[This page by Madeleine Brook]
This poem is a translation of Francesco Petrarch’s sonnet ‘S’ amor non è, che dunque è quell ch’ io sento?’ Opitz’s rendering changes certain aspects of his source material, but retains its key features: the rhetorical question and antithesis, especially in the opening octet. The poetic voice attempts to define love, but finds its unpredictability defies this. The sonnet also exemplifies a number of other features typical of the lover in petrarchan poetry, including the confused and vacillating lover, the helpless lover. Though linked in their sense of the vacillating lover, the two images of land and sea in the final sestet are also antithetical (land/sea; dry/wet). This is summed up in the chiastic structure of line 13.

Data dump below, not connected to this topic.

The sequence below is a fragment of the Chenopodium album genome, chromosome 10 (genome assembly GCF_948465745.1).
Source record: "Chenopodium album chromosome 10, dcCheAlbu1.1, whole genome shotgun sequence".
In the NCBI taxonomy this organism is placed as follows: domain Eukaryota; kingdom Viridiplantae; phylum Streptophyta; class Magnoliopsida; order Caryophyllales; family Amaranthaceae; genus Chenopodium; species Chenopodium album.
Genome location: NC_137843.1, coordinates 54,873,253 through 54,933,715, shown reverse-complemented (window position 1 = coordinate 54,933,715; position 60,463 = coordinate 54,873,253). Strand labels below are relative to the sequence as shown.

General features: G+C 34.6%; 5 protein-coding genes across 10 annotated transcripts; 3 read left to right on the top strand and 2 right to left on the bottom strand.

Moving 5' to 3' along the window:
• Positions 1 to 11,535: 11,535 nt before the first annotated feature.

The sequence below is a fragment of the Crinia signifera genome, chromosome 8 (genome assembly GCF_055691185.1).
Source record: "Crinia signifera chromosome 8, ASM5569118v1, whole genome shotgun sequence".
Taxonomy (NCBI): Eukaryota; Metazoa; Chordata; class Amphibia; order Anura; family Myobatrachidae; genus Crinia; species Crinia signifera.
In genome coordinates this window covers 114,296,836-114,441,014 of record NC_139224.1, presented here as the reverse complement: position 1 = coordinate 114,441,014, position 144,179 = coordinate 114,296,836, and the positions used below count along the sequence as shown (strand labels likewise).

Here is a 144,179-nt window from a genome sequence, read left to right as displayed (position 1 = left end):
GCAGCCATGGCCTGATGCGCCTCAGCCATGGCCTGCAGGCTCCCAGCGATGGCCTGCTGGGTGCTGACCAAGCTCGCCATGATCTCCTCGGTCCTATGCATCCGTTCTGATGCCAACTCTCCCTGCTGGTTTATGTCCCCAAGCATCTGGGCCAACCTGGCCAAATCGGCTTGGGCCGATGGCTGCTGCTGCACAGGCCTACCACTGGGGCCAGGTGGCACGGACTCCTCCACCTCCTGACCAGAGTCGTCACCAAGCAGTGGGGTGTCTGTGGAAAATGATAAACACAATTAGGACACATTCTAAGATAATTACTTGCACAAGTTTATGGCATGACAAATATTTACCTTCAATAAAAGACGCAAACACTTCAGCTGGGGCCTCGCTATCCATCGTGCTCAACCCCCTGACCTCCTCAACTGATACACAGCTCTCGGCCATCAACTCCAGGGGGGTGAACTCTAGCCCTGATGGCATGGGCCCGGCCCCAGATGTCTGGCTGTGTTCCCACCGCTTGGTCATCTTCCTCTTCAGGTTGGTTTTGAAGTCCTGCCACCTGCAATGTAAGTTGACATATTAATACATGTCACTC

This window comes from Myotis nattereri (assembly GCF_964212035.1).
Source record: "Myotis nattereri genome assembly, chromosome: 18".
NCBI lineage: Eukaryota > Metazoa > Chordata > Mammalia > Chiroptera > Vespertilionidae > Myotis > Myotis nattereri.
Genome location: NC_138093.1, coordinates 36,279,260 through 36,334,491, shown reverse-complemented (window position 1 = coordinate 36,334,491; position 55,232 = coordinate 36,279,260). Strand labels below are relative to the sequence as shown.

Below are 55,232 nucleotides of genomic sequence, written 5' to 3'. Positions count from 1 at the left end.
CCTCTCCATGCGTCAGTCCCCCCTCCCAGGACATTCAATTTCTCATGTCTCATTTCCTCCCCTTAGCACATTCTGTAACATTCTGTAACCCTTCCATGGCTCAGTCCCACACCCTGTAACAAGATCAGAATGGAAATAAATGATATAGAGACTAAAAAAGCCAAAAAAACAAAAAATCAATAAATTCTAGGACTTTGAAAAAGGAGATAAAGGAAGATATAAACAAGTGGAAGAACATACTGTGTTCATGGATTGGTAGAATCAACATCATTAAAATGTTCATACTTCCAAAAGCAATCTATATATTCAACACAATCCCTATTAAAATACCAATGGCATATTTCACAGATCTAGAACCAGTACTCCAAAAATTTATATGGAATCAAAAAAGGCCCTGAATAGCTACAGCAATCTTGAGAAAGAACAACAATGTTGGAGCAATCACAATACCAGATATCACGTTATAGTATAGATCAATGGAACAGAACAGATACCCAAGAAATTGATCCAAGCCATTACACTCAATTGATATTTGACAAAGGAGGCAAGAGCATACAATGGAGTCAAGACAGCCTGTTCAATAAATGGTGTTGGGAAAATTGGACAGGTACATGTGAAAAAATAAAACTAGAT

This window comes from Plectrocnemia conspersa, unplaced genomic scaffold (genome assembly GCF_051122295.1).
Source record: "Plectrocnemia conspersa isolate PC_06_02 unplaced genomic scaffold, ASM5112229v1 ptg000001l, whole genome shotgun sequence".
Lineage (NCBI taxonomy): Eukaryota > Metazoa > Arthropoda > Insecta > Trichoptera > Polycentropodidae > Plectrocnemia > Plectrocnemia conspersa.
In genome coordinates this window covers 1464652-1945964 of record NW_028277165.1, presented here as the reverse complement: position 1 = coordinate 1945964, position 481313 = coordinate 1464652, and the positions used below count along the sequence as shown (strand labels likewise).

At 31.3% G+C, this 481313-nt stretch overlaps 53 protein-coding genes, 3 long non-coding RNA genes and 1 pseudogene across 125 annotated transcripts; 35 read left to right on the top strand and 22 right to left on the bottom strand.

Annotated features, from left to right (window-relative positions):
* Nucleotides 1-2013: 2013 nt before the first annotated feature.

Translation was an important activity for early modern writers as a way of forming their own style. They were less concerned with merely reproducing the work of the renaissance poets of France and Italy than they were with imitating it. It was a way of competing with the original material and demonstrating the improvement of that material through the German language. The art of translation was just as important to Opitz as the art of poetic composition, but after his death, although his ideas on poetic form were eagerly taken up by the following generations of poets, translation was neglected.
Frederick M. Rener, ‘Martin Opitz, the Translator: A Second Look’, Daphnis 9 (1980), 477-502